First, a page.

Before putting in place a strategy for scaling up the production of a new molecule or product, several steps are needed to ensure the project’s viability. From the laboratory to the industrial fermenter, ARD follows a succession of innovative industrial processes to ensure optimal cost management.
Managing the technological and financial risks of bringing a new product to market, as well as optimising the lead time, are major challenges for project sponsors and manufacturers. Before large-scale production, the need to test fermentation and purification processes at pilot stage and with a demonstration plant is very costly and requires specific high-tech equipment that is capable of perfectly reproducing industrial biotechnology processes. ARD specialises in scaling up production and is uniquely capable of helping its customers progress from the R&D stage to the industrial prototype stage.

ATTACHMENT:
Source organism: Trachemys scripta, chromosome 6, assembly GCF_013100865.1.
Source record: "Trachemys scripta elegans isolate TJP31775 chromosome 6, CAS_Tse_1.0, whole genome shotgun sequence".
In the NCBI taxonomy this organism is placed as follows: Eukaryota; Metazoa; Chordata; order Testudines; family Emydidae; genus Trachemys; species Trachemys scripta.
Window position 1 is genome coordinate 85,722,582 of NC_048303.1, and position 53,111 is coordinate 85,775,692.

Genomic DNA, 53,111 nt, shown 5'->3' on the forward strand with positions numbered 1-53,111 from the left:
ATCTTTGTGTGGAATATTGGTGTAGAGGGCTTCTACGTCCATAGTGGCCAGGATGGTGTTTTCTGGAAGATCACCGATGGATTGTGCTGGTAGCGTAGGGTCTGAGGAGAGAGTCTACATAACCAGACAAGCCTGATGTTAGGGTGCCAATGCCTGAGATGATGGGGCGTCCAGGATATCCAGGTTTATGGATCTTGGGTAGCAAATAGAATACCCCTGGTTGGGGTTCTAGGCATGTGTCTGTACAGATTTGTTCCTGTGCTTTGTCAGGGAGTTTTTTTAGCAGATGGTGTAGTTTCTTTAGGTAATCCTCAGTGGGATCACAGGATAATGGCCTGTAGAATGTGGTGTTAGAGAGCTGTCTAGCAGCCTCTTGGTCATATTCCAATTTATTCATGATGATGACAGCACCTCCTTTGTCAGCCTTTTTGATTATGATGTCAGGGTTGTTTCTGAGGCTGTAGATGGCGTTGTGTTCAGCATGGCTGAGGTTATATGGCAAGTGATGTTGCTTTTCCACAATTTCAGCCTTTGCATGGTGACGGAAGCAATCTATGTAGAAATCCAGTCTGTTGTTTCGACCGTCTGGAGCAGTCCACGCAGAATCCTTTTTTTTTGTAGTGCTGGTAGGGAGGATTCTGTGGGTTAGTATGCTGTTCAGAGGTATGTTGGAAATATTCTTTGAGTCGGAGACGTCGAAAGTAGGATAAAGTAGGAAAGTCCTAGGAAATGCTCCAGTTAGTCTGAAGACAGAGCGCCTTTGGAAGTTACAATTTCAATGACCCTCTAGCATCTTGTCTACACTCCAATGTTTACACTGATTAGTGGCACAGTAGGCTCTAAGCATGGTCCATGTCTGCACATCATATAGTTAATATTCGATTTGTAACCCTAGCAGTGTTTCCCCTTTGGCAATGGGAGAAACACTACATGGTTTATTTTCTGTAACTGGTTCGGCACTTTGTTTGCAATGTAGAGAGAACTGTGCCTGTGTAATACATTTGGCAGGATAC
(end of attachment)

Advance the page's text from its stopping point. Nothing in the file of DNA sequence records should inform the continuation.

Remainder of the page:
ARD has been developing industrial biotechnology processes for more than 30 years. Its expertise and its facilities enable it to scale up even the most innovative projects. From the verification of first principles in the laboratory to the development and transfer of a process that will be profitable at industrial scale, all of ARD's technical services work together.
To ensure optimum project management, ARD has fermenters of various sizes that make it possible to very precisely extrapolate the process from the pilot stage to the industrial demonstration plant before scaling up to industrial production.
Going through the pilot stage is vital to demonstrate the feasibility and profitability of a product at industrial scale. This stage confirms the most suitable process. For this, ARD has a 2,000 m² pilot hall. This facility boasts a wide variety of versatile and mobile equipment that enables us to test combinations of unit operations with a view to defining the most efficient process and facilitating scale-up to industrial production.
In order to further secure bioprocesses, ARD built BioDémo, an industrial demonstration plant that mimics the conditions of the first full-scale production runs, while limiting the risk for the project sponsor.